Email 2FA for Product Authentication

The advent of cryptocurrencies and its auxiliary features such as self-custody has enabled individuals to gain freedom when it comes to the management of their money. Self-custody solutions grant the custodian financial sovereignty, but also leaves the individual exposed to various attacks that could result in a complete loss of funds. Typically, hardware wallets are known to be the safest self-custody option, but even hardware wallets tend to have vulnerabilities. This blog explores how malicious wallet companion applications can be used to steal digital assets from users.

Malicious software as an attack vector

Typically, a hardware wallet connects to a desktop or a mobile application for various operations. Cypherock X1 comes with a cySync desktop application available across Windows, Linux and Mac. The application serves as the interface for all wallet operations, and the hardware tends to be treated as a signing device. Although the application is crucial in the functioning of the hardware wallet, the default assumption is not to trust the desktop application due to its nature of being installed on an internet-connected device that could host malicious programs. A common example of an exploit carried out by malicious software is through phishing, where the attacker attaches a download link after stating that either the wallet, or the software has suffered a breach, and a new application would need to be installed which would help reset the pin on your hardware wallet, or install the appropriate updates on your wallet. Once the malicious software has been downloaded, there may be prompts to enter the seed phrase of the wallet generated to access further functionality on the desktop application. Usually, there is no way for the attacker to extract the seed phrase from the wallet itself remotely, so it tends to be disguised as a part of the user flow to help keep your wallet safe. Hence if the user enters the seed phrase into the malicious application, it is safe to assume that the funds have been compromised.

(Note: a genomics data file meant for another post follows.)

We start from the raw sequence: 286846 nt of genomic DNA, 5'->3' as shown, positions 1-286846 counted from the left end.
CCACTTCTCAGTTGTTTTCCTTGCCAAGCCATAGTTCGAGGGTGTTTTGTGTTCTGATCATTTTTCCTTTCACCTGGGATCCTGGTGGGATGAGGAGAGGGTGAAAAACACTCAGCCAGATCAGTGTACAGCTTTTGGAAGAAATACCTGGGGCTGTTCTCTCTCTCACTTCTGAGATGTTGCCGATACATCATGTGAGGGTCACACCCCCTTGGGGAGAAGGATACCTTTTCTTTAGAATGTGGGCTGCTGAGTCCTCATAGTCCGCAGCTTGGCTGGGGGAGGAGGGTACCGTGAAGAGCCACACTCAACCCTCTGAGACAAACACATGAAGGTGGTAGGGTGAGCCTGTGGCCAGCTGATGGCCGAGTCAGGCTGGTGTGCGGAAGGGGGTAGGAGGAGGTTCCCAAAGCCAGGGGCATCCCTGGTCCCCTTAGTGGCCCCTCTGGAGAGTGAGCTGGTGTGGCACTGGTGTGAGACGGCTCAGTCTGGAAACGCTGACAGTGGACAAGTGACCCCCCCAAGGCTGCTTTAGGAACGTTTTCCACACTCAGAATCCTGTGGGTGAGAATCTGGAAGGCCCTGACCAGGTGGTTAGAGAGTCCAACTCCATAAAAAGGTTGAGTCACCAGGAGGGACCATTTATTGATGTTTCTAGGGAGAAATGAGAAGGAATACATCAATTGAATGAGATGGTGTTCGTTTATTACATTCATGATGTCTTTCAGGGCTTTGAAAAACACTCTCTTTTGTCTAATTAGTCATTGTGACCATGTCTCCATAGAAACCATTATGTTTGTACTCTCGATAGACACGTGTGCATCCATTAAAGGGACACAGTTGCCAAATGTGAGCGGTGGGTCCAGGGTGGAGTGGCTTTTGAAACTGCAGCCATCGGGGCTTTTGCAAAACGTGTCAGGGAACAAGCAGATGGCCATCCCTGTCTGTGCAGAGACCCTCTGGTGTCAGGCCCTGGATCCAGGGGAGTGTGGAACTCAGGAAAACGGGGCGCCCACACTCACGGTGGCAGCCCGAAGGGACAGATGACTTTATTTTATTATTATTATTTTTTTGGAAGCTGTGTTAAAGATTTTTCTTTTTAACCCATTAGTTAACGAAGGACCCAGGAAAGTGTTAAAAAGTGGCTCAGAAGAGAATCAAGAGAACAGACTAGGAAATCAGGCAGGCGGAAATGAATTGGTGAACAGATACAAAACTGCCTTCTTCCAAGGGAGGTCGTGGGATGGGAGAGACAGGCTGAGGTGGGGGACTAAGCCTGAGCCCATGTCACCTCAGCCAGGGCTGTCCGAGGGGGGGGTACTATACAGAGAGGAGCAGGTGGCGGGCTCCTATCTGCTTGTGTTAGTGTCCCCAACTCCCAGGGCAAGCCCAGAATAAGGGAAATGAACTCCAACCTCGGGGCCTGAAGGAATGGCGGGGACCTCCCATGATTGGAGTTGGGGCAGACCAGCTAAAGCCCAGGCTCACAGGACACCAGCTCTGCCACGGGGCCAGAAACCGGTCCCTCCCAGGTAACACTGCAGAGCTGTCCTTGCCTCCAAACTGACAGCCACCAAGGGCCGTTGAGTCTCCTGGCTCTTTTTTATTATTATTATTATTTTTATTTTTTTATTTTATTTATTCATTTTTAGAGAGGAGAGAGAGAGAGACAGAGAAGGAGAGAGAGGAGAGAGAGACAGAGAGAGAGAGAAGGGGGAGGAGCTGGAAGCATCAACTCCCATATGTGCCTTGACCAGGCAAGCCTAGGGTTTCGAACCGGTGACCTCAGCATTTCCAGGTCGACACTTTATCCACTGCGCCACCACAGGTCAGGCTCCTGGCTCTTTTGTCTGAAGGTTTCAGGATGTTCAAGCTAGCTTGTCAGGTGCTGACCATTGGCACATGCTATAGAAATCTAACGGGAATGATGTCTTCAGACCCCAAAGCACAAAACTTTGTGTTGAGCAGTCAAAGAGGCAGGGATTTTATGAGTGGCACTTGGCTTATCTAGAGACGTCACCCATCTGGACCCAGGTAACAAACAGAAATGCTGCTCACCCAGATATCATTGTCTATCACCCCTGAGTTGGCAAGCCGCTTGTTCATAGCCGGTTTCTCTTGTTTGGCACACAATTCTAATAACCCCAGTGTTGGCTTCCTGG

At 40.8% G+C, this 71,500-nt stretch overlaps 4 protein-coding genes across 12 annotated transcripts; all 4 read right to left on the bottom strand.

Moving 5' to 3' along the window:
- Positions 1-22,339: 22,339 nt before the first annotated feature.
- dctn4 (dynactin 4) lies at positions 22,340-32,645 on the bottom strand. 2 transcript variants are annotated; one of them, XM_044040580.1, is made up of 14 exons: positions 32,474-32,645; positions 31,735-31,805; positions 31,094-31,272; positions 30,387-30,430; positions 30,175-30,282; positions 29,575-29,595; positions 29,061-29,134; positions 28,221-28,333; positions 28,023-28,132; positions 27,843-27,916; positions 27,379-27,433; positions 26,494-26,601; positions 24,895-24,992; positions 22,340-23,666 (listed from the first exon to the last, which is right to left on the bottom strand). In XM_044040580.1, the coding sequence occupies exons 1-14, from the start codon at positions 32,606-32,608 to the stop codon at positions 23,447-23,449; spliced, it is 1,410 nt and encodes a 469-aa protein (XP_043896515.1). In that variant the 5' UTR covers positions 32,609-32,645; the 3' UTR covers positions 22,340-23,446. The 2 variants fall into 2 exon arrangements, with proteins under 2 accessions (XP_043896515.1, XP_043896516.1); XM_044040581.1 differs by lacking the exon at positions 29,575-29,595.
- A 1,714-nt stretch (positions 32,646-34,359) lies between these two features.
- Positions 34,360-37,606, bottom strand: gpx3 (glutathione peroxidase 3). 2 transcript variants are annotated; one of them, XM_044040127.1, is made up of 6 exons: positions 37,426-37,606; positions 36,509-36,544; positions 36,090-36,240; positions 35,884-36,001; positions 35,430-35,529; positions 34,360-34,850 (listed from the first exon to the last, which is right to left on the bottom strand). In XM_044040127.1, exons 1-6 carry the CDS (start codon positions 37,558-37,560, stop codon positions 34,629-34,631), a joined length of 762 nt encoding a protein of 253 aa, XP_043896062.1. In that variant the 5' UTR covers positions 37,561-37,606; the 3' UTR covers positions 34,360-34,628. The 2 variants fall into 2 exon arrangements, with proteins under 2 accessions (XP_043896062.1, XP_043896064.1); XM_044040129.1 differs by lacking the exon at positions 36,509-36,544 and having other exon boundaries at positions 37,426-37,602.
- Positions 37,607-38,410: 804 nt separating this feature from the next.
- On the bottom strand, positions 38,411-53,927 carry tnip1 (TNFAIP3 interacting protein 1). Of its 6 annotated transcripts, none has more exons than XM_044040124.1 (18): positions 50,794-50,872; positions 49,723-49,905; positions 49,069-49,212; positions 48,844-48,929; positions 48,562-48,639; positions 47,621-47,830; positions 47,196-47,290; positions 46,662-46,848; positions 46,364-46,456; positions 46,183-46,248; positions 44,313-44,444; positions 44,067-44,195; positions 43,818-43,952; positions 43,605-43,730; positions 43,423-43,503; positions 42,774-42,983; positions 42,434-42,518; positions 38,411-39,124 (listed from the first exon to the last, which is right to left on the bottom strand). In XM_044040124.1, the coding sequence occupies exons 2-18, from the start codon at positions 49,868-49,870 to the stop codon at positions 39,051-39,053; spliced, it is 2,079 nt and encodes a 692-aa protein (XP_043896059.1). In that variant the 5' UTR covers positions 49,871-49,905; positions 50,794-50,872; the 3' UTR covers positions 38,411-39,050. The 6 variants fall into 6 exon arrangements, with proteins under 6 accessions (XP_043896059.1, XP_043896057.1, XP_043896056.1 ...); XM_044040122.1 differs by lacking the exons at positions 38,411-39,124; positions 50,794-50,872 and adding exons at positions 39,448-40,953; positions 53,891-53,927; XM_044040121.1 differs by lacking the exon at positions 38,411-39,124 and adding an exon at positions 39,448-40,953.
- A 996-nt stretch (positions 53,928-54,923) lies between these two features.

To authenticate your hardware wallets today, hardware wallet companies broadly use two types of approaches today -

  1. The secure chip inside the device authenticates the device on initialization. This is an insecure way to verify the device since the user cannot verify this on a compromised wallet.

  2. The wallet on initialization is authenticated by the server of the company and the authenticity result is displayed by the companion app with the wallet. The problem here is if the user has a malicious app which is what the original threat model of the hardware wallet is, then the malicious app can display to the user that the product is authenticated even though the response from the server was different from that.

Email Authentication Notification

To remove the reliance upon the desktop application as a singular source of truth for wallet authenticity, Cypherock has implemented an optional email-based 2FA system that also directly sends you the authenticity status of your X1 vault and X1 cards on your email. When you successfully complete a device or card authentication, you will receive an email from Cypherock with the authentication status about the same. Hence, even if the user is using a malicious desktop app, the user can double-check the authenticity result on their email. It is important though to make sure that the email the user receives is sent from the domain email address.

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